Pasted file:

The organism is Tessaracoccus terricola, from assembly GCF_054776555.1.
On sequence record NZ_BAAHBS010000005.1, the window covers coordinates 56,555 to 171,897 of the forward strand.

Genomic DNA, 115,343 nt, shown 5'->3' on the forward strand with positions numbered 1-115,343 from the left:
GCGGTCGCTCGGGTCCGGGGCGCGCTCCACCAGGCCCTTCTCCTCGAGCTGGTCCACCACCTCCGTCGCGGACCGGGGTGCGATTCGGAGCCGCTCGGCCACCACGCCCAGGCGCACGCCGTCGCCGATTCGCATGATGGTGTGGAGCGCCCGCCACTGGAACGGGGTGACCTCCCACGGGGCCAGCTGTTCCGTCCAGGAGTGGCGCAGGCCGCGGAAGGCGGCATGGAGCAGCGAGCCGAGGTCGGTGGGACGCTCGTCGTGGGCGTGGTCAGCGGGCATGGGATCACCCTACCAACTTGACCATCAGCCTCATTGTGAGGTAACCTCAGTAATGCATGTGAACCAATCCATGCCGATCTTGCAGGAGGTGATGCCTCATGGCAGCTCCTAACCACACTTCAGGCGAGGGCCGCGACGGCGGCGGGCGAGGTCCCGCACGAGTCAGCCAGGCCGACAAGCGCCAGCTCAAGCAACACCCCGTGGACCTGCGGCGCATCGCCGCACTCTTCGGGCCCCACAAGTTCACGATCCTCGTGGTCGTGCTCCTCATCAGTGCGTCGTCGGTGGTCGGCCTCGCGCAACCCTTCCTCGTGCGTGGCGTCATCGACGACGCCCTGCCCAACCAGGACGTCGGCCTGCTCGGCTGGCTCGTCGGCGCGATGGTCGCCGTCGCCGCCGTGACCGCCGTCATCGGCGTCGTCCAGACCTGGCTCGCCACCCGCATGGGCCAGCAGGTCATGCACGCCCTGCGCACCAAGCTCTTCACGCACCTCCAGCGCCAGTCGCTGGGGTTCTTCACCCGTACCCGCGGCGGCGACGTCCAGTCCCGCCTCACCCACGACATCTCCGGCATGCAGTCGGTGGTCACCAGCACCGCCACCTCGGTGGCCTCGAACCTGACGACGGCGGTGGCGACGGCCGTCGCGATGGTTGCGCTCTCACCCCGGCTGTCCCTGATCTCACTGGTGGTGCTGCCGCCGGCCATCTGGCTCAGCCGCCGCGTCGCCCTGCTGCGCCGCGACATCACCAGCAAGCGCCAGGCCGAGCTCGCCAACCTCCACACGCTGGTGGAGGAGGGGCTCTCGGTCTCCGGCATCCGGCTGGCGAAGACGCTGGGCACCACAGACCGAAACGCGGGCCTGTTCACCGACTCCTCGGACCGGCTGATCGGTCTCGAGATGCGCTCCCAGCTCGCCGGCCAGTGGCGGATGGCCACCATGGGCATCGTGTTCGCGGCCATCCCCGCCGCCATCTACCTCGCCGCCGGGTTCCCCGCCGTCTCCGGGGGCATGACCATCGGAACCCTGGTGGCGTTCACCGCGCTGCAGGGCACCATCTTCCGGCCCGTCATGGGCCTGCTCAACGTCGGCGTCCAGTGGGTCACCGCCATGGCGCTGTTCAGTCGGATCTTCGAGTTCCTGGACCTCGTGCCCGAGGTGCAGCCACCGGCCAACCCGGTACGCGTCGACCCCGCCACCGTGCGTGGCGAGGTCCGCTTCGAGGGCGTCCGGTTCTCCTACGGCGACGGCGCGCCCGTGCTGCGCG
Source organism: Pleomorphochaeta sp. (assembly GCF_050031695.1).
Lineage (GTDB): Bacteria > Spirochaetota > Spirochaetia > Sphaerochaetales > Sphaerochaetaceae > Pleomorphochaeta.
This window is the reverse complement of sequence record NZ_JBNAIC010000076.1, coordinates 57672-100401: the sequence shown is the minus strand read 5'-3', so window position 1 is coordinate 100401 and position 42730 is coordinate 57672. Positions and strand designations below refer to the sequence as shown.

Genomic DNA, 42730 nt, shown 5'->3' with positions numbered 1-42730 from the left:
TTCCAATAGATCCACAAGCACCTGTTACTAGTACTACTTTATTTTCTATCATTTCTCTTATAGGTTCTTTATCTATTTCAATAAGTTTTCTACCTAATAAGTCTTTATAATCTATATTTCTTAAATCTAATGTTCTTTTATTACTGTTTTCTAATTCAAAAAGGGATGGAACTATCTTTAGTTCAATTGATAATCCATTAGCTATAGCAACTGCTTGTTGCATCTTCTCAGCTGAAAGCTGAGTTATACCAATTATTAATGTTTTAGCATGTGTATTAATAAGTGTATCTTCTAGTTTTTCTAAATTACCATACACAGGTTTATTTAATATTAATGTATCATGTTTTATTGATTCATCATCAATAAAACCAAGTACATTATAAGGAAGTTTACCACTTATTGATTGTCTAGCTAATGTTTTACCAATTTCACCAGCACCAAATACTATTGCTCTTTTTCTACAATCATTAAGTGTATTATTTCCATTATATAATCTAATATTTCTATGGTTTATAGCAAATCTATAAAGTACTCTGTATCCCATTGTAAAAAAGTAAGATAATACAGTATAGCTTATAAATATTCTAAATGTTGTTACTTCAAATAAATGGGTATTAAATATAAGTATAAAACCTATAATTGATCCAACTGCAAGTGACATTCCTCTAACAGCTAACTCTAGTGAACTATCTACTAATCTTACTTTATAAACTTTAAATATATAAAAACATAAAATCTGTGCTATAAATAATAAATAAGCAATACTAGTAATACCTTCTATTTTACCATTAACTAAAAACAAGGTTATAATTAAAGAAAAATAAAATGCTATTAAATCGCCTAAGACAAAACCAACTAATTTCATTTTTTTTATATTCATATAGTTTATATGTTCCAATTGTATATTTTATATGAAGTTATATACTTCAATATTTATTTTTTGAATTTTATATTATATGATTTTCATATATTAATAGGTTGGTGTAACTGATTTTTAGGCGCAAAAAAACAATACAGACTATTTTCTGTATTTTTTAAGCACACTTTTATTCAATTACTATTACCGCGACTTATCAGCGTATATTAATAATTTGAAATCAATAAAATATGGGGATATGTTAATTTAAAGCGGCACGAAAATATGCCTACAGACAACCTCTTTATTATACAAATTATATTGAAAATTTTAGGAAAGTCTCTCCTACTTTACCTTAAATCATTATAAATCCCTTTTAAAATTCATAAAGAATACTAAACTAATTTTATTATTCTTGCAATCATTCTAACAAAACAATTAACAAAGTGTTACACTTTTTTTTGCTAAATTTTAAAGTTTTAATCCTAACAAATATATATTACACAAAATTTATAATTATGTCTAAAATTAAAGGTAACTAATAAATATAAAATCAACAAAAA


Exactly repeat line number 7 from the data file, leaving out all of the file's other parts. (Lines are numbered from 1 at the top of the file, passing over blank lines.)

This window is the reverse complement of sequence record NZ_JBNAIC010000076.1, coordinates 57672-100401: the sequence shown is the minus strand read 5'-3', so window position 1 is coordinate 100401 and position 42730 is coordinate 57672. Positions and strand designations below refer to the sequence as shown.